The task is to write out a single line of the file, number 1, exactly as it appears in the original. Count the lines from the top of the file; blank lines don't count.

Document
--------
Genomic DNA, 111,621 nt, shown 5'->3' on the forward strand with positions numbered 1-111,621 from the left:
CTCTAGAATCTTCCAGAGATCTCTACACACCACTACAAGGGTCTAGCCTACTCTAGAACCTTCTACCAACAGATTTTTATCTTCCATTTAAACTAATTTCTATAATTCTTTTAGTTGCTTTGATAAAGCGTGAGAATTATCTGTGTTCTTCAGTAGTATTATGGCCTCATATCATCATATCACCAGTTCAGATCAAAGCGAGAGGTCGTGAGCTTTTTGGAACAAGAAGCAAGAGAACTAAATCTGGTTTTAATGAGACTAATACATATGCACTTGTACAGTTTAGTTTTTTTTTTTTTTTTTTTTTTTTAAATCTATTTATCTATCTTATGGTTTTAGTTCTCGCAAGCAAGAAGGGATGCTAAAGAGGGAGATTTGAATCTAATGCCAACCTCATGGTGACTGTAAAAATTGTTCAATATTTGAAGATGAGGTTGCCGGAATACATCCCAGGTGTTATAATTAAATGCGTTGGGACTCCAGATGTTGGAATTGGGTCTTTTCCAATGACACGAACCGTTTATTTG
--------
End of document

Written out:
Genomic DNA, 111,621 nt, shown 5'->3' on the forward strand with positions numbered 1-111,621 from the left: